Listen to indigenous leaders from across Canada reflect and offer advice on how we can work together to develop sustainable access to Canada’s wild renewable resources
Stephanie Woodworth is a Youth Advisor for Waterlution who moved to Toronto from Dryden Ontario to pursue a Masters.
Fly Fishing International Certified instructor Joannie De Lasablonniere has instructed over 100 women to fly fish since launching her business in 2016, La Peche Au Feminin.
Lake2Plate is a new video series designed to inspire viewers to harvest and prepare fish and wild forage in ways that both celebrate our shore-lunch tradition, and the ability to harvest wild fish and food sustainably using local knowledge and science-based selection techniques.
In part two of this two-part interview with Ontario’s Environmental Commissioner, Dianne Saxe, we discuss the miss-guided actions of government and the impacts on Ontario’s environment, people and economy.
In part one of this two-part interview with Ontario’s Environmental Commissioner, Dianne Saxe, we delve into the industrial tragedy that has haunted two first nations communities in north-western Ontario for over 50 years.
Listen to Episode 162 of Blue Fish Radio as Matt Windle, Biologist with the St. Lawrence River Institute for Environmental Research, explains how he and his volunteers carry out their annual night-time fall survey of American Eels on the St. Lawrence River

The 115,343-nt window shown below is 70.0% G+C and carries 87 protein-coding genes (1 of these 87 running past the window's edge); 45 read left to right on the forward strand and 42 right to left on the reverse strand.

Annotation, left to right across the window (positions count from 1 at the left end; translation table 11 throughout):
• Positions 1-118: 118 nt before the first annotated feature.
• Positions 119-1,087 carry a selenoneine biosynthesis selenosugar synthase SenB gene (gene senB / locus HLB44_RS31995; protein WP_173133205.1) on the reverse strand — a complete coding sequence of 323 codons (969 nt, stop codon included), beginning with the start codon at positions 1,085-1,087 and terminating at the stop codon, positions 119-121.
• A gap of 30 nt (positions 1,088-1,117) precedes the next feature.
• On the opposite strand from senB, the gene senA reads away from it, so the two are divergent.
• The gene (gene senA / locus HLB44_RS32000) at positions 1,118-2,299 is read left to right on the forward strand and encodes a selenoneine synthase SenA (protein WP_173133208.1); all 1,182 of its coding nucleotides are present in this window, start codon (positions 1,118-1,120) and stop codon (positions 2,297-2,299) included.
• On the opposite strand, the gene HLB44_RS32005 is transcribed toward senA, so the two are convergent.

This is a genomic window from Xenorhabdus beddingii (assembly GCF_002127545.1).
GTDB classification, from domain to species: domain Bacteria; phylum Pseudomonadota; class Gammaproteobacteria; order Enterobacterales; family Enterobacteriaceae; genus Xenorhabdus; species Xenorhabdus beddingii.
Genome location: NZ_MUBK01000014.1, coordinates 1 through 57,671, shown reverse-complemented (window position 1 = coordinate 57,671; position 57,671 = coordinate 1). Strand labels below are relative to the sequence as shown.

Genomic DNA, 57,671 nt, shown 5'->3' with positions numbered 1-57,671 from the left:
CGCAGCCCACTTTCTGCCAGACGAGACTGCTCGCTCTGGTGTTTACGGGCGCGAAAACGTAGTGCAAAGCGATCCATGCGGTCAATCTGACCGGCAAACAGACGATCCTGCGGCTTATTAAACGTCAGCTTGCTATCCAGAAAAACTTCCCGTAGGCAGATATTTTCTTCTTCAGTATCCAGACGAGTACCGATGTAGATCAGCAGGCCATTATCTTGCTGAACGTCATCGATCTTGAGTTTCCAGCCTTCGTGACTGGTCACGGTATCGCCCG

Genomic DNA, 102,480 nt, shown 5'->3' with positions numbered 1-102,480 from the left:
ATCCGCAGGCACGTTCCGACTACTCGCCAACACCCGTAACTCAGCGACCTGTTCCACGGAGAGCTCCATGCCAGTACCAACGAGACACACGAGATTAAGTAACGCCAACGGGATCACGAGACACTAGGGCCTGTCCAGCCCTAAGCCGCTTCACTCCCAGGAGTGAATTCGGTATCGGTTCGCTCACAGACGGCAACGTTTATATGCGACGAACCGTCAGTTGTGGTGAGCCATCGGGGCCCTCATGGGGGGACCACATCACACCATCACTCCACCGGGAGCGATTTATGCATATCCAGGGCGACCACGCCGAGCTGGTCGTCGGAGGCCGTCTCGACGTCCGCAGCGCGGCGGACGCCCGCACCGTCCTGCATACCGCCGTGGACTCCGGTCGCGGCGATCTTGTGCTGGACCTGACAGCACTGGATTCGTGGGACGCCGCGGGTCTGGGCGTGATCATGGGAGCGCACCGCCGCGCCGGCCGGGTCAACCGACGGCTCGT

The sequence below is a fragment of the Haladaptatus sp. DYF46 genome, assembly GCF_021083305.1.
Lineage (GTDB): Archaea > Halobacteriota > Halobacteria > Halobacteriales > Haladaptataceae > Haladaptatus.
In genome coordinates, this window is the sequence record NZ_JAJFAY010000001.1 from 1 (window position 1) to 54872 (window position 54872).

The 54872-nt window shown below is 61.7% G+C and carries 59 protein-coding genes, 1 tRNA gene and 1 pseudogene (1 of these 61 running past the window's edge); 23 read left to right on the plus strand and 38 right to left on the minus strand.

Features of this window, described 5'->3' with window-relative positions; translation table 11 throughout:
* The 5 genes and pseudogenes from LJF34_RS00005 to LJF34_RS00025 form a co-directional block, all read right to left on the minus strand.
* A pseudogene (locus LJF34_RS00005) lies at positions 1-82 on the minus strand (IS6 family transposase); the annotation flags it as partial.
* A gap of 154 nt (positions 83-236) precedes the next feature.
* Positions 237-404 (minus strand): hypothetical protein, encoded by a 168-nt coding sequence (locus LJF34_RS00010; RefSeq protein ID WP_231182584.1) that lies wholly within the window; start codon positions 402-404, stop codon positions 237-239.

Disentangling whales from commercial fishing gear and just about anything else we put into oceans is an increasingly growing concern.
Dr. Steven Cooke’s team at Carleton University helps protect and manage fisheries and aquatic ecosystems by researching Conservation Physiology, a discipline which examines how fish and other organisms respond to change.
The Inuit of Labrador and the federal government have signed a deal that will see the Inuit participate in the development of a marine-management plan covering more than 380,000 square kilometres of coastal waters on the far eastern end of Canada’s Northwest Passage. The plan, which is expected to govern shipping, resource extraction, water quality, species management, conservation of historical sites and other matters of key importance to the Inuit such as tourism, hunting and fishing, comes as climate change and the decline of Arctic sea ice are opening the passage to an increasing amount of ship traffic. The end result is expected to be the first Indigenous protected area in Canada.